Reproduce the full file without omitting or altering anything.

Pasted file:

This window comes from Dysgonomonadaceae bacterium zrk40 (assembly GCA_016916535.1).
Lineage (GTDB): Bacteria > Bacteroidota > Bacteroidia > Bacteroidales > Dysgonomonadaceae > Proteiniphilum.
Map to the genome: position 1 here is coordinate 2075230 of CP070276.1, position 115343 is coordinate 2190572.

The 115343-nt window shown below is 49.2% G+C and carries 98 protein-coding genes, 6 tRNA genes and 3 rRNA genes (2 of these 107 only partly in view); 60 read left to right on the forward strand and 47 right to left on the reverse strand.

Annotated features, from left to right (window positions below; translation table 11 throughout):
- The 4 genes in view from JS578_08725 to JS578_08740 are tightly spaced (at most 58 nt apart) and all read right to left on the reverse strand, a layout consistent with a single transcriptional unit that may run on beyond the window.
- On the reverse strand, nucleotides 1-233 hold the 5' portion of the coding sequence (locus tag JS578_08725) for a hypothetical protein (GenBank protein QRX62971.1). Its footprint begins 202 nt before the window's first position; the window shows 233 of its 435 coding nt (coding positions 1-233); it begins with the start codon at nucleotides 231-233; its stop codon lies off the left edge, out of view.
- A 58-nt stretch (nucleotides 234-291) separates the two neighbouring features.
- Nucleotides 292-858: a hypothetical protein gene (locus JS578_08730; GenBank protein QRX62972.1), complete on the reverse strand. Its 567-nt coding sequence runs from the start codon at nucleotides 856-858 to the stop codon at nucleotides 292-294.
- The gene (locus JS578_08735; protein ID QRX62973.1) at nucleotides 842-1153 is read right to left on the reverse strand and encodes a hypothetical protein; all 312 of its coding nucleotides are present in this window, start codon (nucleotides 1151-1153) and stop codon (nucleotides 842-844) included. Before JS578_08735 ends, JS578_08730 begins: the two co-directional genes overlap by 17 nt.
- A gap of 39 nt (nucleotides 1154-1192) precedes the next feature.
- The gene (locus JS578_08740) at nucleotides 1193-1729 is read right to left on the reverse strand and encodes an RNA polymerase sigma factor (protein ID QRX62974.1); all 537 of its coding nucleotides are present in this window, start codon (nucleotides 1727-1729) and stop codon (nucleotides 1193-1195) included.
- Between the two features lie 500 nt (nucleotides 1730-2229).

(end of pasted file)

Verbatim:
This window comes from Dysgonomonadaceae bacterium zrk40 (assembly GCA_016916535.1).
Lineage (GTDB): Bacteria > Bacteroidota > Bacteroidia > Bacteroidales > Dysgonomonadaceae > Proteiniphilum.
Map to the genome: position 1 here is coordinate 2075230 of CP070276.1, position 115343 is coordinate 2190572.

The 115343-nt window shown below is 49.2% G+C and carries 98 protein-coding genes, 6 tRNA genes and 3 rRNA genes (2 of these 107 only partly in view); 60 read left to right on the forward strand and 47 right to left on the reverse strand.

Annotated features, from left to right (window positions below; translation table 11 throughout):
- The 4 genes in view from JS578_08725 to JS578_08740 are tightly spaced (at most 58 nt apart) and all read right to left on the reverse strand, a layout consistent with a single transcriptional unit that may run on beyond the window.
- On the reverse strand, nucleotides 1-233 hold the 5' portion of the coding sequence (locus tag JS578_08725) for a hypothetical protein (GenBank protein QRX62971.1). Its footprint begins 202 nt before the window's first position; the window shows 233 of its 435 coding nt (coding positions 1-233); it begins with the start codon at nucleotides 231-233; its stop codon lies off the left edge, out of view.
- A 58-nt stretch (nucleotides 234-291) separates the two neighbouring features.
- Nucleotides 292-858: a hypothetical protein gene (locus JS578_08730; GenBank protein QRX62972.1), complete on the reverse strand. Its 567-nt coding sequence runs from the start codon at nucleotides 856-858 to the stop codon at nucleotides 292-294.
- The gene (locus JS578_08735; protein ID QRX62973.1) at nucleotides 842-1153 is read right to left on the reverse strand and encodes a hypothetical protein; all 312 of its coding nucleotides are present in this window, start codon (nucleotides 1151-1153) and stop codon (nucleotides 842-844) included. Before JS578_08735 ends, JS578_08730 begins: the two co-directional genes overlap by 17 nt.
- A gap of 39 nt (nucleotides 1154-1192) precedes the next feature.
- The gene (locus JS578_08740) at nucleotides 1193-1729 is read right to left on the reverse strand and encodes an RNA polymerase sigma factor (protein ID QRX62974.1); all 537 of its coding nucleotides are present in this window, start codon (nucleotides 1727-1729) and stop codon (nucleotides 1193-1195) included.
- Between the two features lie 500 nt (nucleotides 1730-2229).